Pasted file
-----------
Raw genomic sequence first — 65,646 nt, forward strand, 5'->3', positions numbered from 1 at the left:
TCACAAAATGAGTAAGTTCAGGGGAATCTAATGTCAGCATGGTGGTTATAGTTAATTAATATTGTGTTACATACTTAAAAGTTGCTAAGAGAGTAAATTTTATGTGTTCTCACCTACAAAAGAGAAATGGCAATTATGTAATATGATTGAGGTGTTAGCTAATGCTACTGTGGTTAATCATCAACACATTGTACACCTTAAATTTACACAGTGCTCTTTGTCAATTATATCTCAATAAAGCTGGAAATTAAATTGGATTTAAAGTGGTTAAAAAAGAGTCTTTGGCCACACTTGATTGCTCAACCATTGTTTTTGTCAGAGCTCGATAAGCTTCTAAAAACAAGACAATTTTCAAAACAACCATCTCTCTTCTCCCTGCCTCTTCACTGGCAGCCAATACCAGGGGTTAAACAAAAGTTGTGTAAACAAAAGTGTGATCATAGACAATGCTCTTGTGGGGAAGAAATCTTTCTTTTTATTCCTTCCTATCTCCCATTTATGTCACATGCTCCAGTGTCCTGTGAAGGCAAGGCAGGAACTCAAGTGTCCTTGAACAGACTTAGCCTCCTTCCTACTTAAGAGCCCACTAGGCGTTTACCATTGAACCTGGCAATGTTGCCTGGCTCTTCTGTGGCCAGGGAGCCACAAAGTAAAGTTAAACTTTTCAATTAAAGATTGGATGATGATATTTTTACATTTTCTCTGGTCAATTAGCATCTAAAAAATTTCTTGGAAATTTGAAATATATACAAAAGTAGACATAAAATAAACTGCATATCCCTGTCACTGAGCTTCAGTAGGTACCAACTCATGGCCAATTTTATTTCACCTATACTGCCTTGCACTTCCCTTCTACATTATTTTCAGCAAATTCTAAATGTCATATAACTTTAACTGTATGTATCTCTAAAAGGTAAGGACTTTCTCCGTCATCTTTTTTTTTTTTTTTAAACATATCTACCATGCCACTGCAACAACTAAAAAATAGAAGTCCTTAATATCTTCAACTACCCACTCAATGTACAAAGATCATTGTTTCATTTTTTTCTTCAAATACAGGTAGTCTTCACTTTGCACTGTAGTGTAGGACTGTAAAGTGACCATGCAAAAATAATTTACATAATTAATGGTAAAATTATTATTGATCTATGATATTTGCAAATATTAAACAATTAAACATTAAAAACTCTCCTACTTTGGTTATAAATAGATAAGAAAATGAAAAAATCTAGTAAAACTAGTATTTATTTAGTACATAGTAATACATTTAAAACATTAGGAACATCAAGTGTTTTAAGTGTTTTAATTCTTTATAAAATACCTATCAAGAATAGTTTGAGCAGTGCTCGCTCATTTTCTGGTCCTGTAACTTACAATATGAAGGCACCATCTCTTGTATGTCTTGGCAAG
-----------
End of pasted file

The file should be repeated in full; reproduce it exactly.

Raw genomic sequence first — 65,646 nt, forward strand, 5'->3', positions numbered from 1 at the left:
TCACAAAATGAGTAAGTTCAGGGGAATCTAATGTCAGCATGGTGGTTATAGTTAATTAATATTGTGTTACATACTTAAAAGTTGCTAAGAGAGTAAATTTTATGTGTTCTCACCTACAAAAGAGAAATGGCAATTATGTAATATGATTGAGGTGTTAGCTAATGCTACTGTGGTTAATCATCAACACATTGTACACCTTAAATTTACACAGTGCTCTTTGTCAATTATATCTCAATAAAGCTGGAAATTAAATTGGATTTAAAGTGGTTAAAAAAGAGTCTTTGGCCACACTTGATTGCTCAACCATTGTTTTTGTCAGAGCTCGATAAGCTTCTAAAAACAAGACAATTTTCAAAACAACCATCTCTCTTCTCCCTGCCTCTTCACTGGCAGCCAATACCAGGGGTTAAACAAAAGTTGTGTAAACAAAAGTGTGATCATAGACAATGCTCTTGTGGGGAAGAAATCTTTCTTTTTATTCCTTCCTATCTCCCATTTATGTCACATGCTCCAGTGTCCTGTGAAGGCAAGGCAGGAACTCAAGTGTCCTTGAACAGACTTAGCCTCCTTCCTACTTAAGAGCCCACTAGGCGTTTACCATTGAACCTGGCAATGTTGCCTGGCTCTTCTGTGGCCAGGGAGCCACAAAGTAAAGTTAAACTTTTCAATTAAAGATTGGATGATGATATTTTTACATTTTCTCTGGTCAATTAGCATCTAAAAAATTTCTTGGAAATTTGAAATATATACAAAAGTAGACATAAAATAAACTGCATATCCCTGTCACTGAGCTTCAGTAGGTACCAACTCATGGCCAATTTTATTTCACCTATACTGCCTTGCACTTCCCTTCTACATTATTTTCAGCAAATTCTAAATGTCATATAACTTTAACTGTATGTATCTCTAAAAGGTAAGGACTTTCTCCGTCATCTTTTTTTTTTTTTTTAAACATATCTACCATGCCACTGCAACAACTAAAAAATAGAAGTCCTTAATATCTTCAACTACCCACTCAATGTACAAAGATCATTGTTTCATTTTTTTCTTCAAATACAGGTAGTCTTCACTTTGCACTGTAGTGTAGGACTGTAAAGTGACCATGCAAAAATAATTTACATAATTAATGGTAAAATTATTATTGATCTATGATATTTGCAAATATTAAACAATTAAACATTAAAAACTCTCCTACTTTGGTTATAAATAGATAAGAAAATGAAAAAATCTAGTAAAACTAGTATTTATTTAGTACATAGTAATACATTTAAAACATTAGGAACATCAAGTGTTTTAAGTGTTTTAATTCTTTATAAAATACCTATCAAGAATAGTTTGAGCAGTGCTCGCTCATTTTCTGGTCCTGTAACTTACAATATGAAGGCACCATCTCTTGTATGTCTTGGCAAG